In my memory, this was the very first edutainment title I ever played. Written by Mike Matson back in 1983, this game would prove to be a major success for the company 4mation. In fact, over two decades later, the company is still in business, no easy feat in the volatile software industry. According to them, they're one of the top independent educational software houses in the UK.
Mike Matson doesn't appear to be developing games anymore and is now working on web development and video production. In 2005, it was reported that he was working in Botswana.
You can purchase a retro version of Granny's Garden off the 4mation website for apparently 10 Pounds (which is about $18 AUD at the time of this post) if you wish to relive youth :).
Maxis and EA are running a YouTube Spore Dance Off Contest. All you need to do is:
1. Download the Free Spore Creature Creator
2. Create a creature and animate it with the best dance moves
3. Upload the video to YouTube and register into the competition.
You've got until the 1st of August to register and the finalists will be picked on the 18th. Finalists will then be judged by popularity on YouTube to determine the winner and two runner-ups.
Not really much detail on the actual prize but apparently it's a trip to the Smithsonian Institute in Washington D.C. (guess it's not much of a prize if you live in DC)!
Oh and some nice creative stuff done here in this video too (which is obviously inspired by Japanese console games and anime):
Thursday, June 19, 2008
The Starcraft 2 website was updated yesterday to include a new "planet bio" on the volcanic, inhospitable planet, Char. Looks like it's still earmarked to be the primary Hive for the Zerg in Starcraft 2.
Wednesday, June 18, 2008
It's hard to tell at the present time since this is after all a demo but there doesn't appear to be that much variety in the creature's sound effects (at least after trying with a few of Maxis's creations and my very own). However, after some YouTube surfing of Spore Creature Creator Videos from other players (there'll be a lot of these popping up for the next few days since that's the default video name in Spore), I discovered that there is some difference. I even ended up finding one that sounded like wolf, donkey and monkey.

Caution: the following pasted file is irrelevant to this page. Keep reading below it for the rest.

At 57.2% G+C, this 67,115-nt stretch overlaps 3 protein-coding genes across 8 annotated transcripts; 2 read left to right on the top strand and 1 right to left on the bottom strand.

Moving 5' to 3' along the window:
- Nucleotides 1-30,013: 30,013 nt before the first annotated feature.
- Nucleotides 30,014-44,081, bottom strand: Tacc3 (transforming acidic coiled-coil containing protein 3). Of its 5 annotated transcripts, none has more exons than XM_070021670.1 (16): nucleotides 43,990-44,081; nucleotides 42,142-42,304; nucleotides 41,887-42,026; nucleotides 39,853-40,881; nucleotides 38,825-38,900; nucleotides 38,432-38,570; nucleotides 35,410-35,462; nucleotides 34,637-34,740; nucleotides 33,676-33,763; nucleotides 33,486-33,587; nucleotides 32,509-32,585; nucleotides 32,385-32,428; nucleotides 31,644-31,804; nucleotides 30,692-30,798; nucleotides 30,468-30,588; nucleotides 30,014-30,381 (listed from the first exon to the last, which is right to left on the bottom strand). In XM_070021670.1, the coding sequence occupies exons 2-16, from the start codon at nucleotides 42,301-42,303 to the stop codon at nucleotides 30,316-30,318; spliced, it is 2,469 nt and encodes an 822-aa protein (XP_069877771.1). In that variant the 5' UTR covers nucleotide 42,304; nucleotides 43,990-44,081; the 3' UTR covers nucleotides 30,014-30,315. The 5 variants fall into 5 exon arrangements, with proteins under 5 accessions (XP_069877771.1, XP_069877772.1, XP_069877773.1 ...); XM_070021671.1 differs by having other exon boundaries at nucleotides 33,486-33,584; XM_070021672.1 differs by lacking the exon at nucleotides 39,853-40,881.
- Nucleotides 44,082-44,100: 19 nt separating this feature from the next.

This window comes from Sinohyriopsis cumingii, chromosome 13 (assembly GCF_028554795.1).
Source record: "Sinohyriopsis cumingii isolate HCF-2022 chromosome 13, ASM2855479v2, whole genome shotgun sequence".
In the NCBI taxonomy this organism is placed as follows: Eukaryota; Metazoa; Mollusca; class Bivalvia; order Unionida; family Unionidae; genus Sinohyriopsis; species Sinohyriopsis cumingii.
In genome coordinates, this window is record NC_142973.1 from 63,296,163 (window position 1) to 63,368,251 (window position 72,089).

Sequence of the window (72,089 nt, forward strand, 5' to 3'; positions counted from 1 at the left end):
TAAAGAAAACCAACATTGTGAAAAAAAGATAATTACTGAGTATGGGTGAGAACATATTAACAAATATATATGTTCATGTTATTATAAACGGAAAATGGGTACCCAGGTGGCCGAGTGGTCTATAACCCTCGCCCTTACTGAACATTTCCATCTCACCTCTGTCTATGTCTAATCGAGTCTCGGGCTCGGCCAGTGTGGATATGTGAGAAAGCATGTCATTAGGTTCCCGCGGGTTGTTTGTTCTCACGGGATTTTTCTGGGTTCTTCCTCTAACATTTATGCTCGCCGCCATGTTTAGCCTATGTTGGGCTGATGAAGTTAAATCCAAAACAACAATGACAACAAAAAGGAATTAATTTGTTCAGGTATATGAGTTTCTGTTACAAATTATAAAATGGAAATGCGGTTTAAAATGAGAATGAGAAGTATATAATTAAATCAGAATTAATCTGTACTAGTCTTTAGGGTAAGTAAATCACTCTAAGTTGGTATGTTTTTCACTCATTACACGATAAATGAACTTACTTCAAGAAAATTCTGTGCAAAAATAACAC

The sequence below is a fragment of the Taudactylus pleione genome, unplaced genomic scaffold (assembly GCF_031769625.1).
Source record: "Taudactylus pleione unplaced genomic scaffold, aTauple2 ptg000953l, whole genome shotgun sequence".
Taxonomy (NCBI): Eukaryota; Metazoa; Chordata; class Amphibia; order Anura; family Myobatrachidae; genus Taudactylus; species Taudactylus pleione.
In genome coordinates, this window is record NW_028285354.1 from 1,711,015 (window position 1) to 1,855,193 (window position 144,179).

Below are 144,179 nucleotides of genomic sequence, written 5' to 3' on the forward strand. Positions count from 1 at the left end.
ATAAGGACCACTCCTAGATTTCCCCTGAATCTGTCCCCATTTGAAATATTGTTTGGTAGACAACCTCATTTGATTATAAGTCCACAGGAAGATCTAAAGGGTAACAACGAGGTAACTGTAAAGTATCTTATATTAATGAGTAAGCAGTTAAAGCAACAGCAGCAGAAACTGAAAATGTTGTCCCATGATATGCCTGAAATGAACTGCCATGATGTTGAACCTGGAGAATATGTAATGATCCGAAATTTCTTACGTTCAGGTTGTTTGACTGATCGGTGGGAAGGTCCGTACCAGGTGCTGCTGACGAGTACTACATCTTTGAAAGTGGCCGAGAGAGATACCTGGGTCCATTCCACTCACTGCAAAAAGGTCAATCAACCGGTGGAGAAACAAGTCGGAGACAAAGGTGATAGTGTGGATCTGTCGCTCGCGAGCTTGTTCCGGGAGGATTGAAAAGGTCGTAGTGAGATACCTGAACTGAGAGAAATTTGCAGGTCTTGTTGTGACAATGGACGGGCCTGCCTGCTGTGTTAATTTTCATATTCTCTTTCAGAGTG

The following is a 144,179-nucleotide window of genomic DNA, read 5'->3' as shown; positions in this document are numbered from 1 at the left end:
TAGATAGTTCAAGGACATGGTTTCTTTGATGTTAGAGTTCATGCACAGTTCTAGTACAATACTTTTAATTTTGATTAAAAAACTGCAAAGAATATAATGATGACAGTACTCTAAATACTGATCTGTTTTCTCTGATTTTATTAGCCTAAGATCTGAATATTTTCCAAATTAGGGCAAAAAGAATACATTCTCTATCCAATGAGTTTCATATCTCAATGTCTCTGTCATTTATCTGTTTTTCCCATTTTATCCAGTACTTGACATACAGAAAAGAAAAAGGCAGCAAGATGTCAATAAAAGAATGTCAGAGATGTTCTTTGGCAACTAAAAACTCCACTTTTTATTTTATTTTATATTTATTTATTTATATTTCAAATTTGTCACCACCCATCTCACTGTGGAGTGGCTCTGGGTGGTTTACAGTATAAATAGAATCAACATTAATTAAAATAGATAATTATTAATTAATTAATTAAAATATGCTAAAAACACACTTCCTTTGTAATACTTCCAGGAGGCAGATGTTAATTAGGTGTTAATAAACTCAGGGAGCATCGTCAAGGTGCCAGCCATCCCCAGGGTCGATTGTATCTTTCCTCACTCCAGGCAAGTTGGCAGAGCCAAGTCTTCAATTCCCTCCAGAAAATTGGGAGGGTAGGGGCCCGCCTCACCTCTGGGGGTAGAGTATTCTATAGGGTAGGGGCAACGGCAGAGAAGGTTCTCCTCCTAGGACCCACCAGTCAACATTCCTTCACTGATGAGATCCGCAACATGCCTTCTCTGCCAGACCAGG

Music in Spore is composed by Brian Eno and is claimed to be "procedural music". I can't quite see what's so procedural about it yet but then again, this is only a demo and I probably can't see it in action yet. I did notice the music changes according to what dance your creature does, but that's old technology. The actual music itself however is very fitting to the game. The best way to describe it is that it's a weird fusion of cute-synth-tribal music (there's a small sample of it in the video posted below).
The visual style that is employed in this game is one that is appealing to children as the aliens look like they're straight from some sci-fi cartoon. This means the aliens don't look terribly realistic in some regards but they definitely move fluidly enough. One of the promoted features of Spore is the fact your creatures move in the most logical way given the number of appendages they have and where their centre of gravity is, and judging from the demo, looks like Maxis were spot on. I only spotted a couple of instances where there was some weird clipping going on (in particular when I had my creature do a "sad" emote its head somehow ended up in its torso).